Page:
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Date of Award
Doctor of Philosophy (PhD)
Cofactors extend the chemistry of life. Redox reactions in photosynthesis, nitrogen fixation, and other metabolic pathways depend on metal cofactors. Copper is an essential element in biology, participating in redox reactions and biological catalysis. Copper proteins are classified by their copper centers as type-1, type-2, type-3, CuA, CuB, or Cuz. Type-1 proteins, such as azurin or plastocyanin, are primarily involved in electron transport. Type-1 centers are the most studied copper site at the spectroscopic and structural level. In the type-1 center, the copper cofactor is coordinated by a cysteine, two histidines, and generally a weak axial methionine. This coordination geometry gives rise to several ligand-to-metal charge-transfer transitions, producing a characteristic blue or green type-1 spectrum. In blue type-1 copper proteins, the cysteine-copper bond is exceptionally small (2.1 ) and the methionine-copper bond is abnormally long (2.9 ). In green type-1 copper proteins, the cysteine-copper bond elongates and the methionine-copper bond contracts. The redox range varies from +83 mV to over +1000 mV. Protein tuning modulates the large variations observed in the redox range and spectral properties. The mechanism of protein tuning is poorly understood. In chapter 2, I characterize a family of four blue copper proteins called auracyanins. The auracyanins, named A-D, were found to have a redox range from +83 mV to +423 mV, and range in color from blue to green. In chapter 3, I take advantage of the tuning variations within the auracyanin family to map the spectral changes to the protein-protein interaction domain. The protein-protein interaction domain has never previously been implicated in protein tuning. These results likely explain how seemingly energetically uphill electron transfer reactions commonly occur with copper proteins. In chapter 4, I perform mutagenesis on the weak axial ligand in auracyanin D. Auracyanin D is a green copper protein, and has the lowest redox potential ever measured for a copper protein. Significant work has been done on axial ligands in blue type-1 copper proteins, but never in green type-1 copper proteins. I found that substitutions to the axial ligand in green copper sites are much larger than their blue copper protein counterparts. In chapter 5, I conclude with a computational approach showing significant variation in the coordinating ligands of uncharacterized copper proteins. I believe examination of these proteins by a reverse biochemical approach will add more clarity to the role of protein tuning and expand the limits of copper tuning.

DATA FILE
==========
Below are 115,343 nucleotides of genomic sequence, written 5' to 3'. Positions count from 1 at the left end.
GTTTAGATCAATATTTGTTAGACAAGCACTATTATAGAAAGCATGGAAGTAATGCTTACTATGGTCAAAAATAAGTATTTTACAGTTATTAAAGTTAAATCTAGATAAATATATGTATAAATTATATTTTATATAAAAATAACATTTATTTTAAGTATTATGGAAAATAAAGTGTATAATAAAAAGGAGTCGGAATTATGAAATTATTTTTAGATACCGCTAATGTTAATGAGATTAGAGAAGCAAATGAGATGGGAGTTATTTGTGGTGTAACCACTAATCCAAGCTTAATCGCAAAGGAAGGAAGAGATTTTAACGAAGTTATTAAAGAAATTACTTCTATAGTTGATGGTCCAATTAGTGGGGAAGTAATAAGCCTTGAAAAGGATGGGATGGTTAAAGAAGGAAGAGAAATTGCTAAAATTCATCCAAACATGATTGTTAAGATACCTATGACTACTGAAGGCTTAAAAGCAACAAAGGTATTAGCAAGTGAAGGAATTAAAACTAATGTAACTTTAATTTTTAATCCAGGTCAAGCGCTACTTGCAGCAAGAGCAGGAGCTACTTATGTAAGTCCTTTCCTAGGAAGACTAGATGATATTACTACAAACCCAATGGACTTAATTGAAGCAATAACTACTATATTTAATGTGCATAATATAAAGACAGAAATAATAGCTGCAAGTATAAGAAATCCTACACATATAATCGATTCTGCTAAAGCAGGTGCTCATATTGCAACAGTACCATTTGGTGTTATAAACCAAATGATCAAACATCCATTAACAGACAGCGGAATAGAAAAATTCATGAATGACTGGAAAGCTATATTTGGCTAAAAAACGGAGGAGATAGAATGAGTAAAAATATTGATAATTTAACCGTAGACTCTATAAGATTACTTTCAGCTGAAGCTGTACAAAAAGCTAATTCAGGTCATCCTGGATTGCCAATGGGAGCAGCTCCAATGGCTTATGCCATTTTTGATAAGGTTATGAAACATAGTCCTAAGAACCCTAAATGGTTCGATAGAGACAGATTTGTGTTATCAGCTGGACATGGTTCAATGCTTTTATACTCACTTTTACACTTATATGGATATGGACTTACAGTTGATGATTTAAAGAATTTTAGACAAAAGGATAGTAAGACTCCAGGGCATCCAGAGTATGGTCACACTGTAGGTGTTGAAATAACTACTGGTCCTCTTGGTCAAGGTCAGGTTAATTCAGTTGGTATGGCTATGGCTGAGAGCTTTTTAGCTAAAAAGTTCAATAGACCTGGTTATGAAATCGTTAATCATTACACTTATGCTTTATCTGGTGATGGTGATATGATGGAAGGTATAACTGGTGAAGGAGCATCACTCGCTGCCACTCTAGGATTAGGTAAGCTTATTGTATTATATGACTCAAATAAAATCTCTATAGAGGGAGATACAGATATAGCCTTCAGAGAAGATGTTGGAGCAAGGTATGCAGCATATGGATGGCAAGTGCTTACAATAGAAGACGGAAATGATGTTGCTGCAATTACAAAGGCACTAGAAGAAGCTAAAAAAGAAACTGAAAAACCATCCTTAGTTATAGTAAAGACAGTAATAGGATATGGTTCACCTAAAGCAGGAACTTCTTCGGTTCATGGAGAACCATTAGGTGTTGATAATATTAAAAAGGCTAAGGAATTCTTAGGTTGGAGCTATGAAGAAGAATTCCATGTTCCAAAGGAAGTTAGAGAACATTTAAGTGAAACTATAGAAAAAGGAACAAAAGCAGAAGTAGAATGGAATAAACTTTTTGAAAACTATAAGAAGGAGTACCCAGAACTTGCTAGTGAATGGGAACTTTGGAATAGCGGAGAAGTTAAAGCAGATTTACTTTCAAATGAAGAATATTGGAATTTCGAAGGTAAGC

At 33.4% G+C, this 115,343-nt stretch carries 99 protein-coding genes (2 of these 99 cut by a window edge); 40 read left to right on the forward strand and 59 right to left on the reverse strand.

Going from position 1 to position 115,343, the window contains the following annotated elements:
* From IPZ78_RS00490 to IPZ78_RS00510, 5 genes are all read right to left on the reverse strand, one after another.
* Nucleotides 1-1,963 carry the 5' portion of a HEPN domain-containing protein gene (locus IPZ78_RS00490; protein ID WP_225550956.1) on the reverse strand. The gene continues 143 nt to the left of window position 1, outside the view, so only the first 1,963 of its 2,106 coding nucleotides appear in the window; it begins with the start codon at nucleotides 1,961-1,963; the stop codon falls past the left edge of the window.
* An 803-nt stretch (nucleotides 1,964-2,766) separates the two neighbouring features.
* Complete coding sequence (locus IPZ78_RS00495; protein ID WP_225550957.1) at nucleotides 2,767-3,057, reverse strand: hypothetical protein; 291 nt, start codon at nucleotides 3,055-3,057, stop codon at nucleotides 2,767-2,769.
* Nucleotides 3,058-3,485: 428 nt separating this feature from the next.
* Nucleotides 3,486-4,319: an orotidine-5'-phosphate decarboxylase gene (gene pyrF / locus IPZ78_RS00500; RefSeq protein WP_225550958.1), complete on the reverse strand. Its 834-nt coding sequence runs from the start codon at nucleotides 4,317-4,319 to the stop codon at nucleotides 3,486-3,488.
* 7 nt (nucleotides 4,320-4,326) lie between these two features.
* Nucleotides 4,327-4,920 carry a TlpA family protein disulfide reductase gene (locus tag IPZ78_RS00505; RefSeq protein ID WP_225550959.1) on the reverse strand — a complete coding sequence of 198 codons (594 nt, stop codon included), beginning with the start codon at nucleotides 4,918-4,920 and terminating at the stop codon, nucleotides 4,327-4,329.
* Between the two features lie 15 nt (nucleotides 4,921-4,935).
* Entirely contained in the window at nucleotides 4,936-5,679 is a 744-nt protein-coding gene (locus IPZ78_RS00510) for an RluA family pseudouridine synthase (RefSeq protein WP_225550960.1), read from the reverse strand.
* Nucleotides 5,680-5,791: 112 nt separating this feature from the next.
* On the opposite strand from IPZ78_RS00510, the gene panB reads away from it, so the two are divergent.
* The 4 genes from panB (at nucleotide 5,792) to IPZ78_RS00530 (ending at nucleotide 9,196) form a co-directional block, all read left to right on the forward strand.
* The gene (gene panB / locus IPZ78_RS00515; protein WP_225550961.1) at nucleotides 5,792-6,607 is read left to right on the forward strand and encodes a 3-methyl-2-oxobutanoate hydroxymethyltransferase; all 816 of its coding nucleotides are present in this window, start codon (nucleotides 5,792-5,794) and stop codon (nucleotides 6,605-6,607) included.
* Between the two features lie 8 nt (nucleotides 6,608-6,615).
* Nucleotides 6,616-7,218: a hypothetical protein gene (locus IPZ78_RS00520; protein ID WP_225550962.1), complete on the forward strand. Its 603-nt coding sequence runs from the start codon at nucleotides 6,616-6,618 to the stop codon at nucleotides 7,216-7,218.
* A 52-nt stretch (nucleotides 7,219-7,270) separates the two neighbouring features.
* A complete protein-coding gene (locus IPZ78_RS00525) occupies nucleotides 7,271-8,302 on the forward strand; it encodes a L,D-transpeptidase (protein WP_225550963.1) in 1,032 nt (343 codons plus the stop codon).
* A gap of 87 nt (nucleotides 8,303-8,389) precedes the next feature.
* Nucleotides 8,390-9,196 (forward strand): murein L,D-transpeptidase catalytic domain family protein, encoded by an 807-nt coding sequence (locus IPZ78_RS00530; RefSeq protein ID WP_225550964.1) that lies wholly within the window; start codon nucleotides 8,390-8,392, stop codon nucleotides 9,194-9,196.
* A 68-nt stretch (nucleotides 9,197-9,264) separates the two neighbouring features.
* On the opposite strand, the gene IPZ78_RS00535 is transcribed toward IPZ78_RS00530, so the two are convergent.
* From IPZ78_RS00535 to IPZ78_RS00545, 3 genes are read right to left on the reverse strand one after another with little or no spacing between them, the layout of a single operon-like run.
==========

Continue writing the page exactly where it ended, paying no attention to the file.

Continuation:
Chair and Committee
Robert E. Blankenship
Robert G. Kranz, Joseph M. Jez, Liviu M. Mirica, Himadri B. Pakrasi,
King, Jeremy D., "Structure-Function Analysis of Blue Copper Proteins" (2016). Arts & Sciences Electronic Theses and Dissertations. 743.
Available for download on Friday, May 15, 2116